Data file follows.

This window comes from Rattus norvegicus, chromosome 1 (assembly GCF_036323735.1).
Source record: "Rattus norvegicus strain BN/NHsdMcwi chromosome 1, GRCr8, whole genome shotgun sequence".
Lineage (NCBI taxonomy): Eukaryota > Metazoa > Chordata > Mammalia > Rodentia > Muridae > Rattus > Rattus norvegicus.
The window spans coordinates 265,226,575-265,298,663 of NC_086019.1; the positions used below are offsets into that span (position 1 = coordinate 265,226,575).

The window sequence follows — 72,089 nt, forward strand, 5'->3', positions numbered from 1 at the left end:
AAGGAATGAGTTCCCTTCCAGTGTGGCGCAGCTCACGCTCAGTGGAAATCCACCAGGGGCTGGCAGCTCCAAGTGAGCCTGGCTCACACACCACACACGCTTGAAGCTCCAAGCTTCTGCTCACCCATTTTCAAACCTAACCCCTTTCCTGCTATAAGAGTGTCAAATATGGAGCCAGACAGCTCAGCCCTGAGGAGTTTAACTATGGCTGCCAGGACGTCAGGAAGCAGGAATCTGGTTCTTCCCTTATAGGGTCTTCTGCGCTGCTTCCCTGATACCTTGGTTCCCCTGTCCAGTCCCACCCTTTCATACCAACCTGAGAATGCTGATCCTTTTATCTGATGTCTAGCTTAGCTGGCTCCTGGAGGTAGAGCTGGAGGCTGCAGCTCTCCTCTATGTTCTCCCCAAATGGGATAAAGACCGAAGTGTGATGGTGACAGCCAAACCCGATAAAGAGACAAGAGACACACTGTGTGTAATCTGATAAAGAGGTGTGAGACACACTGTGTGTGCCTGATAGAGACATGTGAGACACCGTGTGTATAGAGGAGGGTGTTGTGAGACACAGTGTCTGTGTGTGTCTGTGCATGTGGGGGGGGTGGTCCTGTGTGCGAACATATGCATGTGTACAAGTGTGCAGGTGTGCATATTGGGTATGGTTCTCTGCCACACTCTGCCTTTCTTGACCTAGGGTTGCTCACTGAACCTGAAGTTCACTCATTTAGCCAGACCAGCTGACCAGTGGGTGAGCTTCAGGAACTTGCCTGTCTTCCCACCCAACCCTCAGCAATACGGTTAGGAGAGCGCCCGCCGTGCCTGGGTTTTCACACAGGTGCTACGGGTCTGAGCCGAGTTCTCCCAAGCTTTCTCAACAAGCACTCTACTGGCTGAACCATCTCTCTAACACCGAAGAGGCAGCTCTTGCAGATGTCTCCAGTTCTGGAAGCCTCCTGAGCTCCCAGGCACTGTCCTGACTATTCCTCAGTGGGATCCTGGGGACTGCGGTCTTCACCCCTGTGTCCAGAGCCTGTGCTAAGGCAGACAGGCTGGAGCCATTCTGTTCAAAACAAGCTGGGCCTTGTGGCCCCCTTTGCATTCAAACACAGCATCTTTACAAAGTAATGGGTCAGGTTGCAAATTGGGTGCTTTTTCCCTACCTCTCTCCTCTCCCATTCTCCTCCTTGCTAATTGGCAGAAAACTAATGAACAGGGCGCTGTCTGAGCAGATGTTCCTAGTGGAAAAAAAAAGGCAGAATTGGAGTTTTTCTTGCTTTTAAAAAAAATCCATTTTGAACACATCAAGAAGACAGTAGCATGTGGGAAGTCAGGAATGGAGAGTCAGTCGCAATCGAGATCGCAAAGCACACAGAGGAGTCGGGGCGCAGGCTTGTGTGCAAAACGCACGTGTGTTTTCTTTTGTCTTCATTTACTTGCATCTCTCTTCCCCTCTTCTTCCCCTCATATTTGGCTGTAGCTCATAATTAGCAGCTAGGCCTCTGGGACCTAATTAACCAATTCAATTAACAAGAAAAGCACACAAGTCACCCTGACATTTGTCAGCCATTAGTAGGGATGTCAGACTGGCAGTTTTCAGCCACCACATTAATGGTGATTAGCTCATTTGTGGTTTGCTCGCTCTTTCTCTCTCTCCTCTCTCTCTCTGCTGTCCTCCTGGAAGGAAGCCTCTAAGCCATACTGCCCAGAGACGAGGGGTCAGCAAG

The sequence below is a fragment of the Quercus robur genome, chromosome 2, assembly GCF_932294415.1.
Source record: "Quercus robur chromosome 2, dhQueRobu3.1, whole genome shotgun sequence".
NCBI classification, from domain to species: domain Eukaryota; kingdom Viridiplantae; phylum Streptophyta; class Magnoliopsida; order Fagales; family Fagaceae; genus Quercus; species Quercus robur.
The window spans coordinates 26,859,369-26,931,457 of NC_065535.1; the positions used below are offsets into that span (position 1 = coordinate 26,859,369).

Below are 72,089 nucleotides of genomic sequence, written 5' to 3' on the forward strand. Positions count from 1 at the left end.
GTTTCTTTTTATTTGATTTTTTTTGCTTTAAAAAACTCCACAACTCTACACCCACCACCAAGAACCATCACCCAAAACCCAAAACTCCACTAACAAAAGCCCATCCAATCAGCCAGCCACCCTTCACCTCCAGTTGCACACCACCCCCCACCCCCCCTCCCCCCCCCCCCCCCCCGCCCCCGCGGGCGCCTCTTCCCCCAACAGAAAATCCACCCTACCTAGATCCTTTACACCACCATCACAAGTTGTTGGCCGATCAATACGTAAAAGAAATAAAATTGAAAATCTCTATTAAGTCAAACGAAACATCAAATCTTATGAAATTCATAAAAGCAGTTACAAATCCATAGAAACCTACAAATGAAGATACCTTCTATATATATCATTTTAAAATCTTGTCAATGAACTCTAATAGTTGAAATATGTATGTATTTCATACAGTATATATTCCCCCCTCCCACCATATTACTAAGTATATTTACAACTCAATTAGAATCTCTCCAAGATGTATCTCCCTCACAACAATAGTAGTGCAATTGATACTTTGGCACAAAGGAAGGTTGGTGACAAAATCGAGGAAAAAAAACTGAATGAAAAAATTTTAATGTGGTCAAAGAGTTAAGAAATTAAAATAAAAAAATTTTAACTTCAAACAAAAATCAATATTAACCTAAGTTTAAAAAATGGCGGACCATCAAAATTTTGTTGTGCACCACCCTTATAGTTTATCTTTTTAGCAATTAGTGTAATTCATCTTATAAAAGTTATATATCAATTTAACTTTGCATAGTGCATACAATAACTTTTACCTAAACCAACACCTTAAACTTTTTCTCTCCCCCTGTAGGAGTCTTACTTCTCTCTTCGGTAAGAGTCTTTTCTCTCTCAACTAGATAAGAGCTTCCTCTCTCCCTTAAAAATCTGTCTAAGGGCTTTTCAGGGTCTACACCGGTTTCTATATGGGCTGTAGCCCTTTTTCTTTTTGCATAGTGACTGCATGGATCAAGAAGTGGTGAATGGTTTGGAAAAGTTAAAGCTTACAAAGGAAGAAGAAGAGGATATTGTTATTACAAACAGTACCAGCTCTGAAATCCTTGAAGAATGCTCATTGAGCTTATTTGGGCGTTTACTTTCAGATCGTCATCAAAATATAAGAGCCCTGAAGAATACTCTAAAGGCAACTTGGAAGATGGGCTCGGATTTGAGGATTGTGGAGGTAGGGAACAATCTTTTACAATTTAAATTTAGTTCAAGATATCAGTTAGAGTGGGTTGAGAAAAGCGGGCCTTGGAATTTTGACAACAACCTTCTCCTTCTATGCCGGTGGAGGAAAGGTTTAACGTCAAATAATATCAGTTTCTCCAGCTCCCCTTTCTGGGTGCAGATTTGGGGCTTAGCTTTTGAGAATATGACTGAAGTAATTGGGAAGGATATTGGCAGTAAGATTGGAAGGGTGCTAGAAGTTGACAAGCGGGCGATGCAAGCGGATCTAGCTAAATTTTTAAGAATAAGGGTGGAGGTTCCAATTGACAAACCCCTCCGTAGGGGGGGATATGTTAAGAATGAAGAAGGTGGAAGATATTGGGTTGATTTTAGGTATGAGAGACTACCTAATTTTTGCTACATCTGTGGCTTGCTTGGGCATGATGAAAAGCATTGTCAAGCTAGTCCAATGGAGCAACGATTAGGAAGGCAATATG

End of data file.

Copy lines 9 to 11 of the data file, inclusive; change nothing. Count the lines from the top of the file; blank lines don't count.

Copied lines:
NCBI classification, from domain to species: domain Eukaryota; kingdom Viridiplantae; phylum Streptophyta; class Magnoliopsida; order Fagales; family Fagaceae; genus Quercus; species Quercus robur.
The window spans coordinates 26,859,369-26,931,457 of NC_065535.1; the positions used below are offsets into that span (position 1 = coordinate 26,859,369).

Below are 72,089 nucleotides of genomic sequence, written 5' to 3' on the forward strand. Positions count from 1 at the left end.